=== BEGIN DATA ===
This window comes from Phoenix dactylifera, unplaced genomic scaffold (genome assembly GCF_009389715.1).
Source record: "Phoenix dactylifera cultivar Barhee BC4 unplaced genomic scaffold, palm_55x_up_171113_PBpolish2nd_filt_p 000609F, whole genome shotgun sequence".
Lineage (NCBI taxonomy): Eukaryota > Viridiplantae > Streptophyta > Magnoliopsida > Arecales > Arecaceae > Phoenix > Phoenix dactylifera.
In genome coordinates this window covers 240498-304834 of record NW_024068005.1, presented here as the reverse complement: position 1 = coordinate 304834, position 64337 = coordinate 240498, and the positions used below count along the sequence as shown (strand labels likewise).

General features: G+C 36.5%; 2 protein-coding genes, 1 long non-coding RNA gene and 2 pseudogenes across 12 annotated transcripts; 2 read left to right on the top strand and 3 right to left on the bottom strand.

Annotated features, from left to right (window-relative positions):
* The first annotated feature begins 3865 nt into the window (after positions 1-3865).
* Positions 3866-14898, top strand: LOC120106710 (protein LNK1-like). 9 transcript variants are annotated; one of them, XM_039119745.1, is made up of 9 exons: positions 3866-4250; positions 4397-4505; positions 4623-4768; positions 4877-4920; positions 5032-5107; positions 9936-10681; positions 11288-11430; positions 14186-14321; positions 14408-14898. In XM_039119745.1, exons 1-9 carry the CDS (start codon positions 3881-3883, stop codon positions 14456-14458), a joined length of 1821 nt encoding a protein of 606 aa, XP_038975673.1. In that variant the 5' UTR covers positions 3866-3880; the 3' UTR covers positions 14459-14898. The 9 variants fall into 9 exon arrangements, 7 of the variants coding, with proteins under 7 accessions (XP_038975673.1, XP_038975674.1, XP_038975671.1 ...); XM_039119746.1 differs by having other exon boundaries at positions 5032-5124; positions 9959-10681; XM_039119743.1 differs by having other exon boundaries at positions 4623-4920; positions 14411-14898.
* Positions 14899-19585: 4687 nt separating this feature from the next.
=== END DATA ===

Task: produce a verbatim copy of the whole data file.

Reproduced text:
This window comes from Phoenix dactylifera, unplaced genomic scaffold (genome assembly GCF_009389715.1).
Source record: "Phoenix dactylifera cultivar Barhee BC4 unplaced genomic scaffold, palm_55x_up_171113_PBpolish2nd_filt_p 000609F, whole genome shotgun sequence".
Lineage (NCBI taxonomy): Eukaryota > Viridiplantae > Streptophyta > Magnoliopsida > Arecales > Arecaceae > Phoenix > Phoenix dactylifera.
In genome coordinates this window covers 240498-304834 of record NW_024068005.1, presented here as the reverse complement: position 1 = coordinate 304834, position 64337 = coordinate 240498, and the positions used below count along the sequence as shown (strand labels likewise).

General features: G+C 36.5%; 2 protein-coding genes, 1 long non-coding RNA gene and 2 pseudogenes across 12 annotated transcripts; 2 read left to right on the top strand and 3 right to left on the bottom strand.

Annotated features, from left to right (window-relative positions):
* The first annotated feature begins 3865 nt into the window (after positions 1-3865).
* Positions 3866-14898, top strand: LOC120106710 (protein LNK1-like). 9 transcript variants are annotated; one of them, XM_039119745.1, is made up of 9 exons: positions 3866-4250; positions 4397-4505; positions 4623-4768; positions 4877-4920; positions 5032-5107; positions 9936-10681; positions 11288-11430; positions 14186-14321; positions 14408-14898. In XM_039119745.1, exons 1-9 carry the CDS (start codon positions 3881-3883, stop codon positions 14456-14458), a joined length of 1821 nt encoding a protein of 606 aa, XP_038975673.1. In that variant the 5' UTR covers positions 3866-3880; the 3' UTR covers positions 14459-14898. The 9 variants fall into 9 exon arrangements, 7 of the variants coding, with proteins under 7 accessions (XP_038975673.1, XP_038975674.1, XP_038975671.1 ...); XM_039119746.1 differs by having other exon boundaries at positions 5032-5124; positions 9959-10681; XM_039119743.1 differs by having other exon boundaries at positions 4623-4920; positions 14411-14898.
* Positions 14899-19585: 4687 nt separating this feature from the next.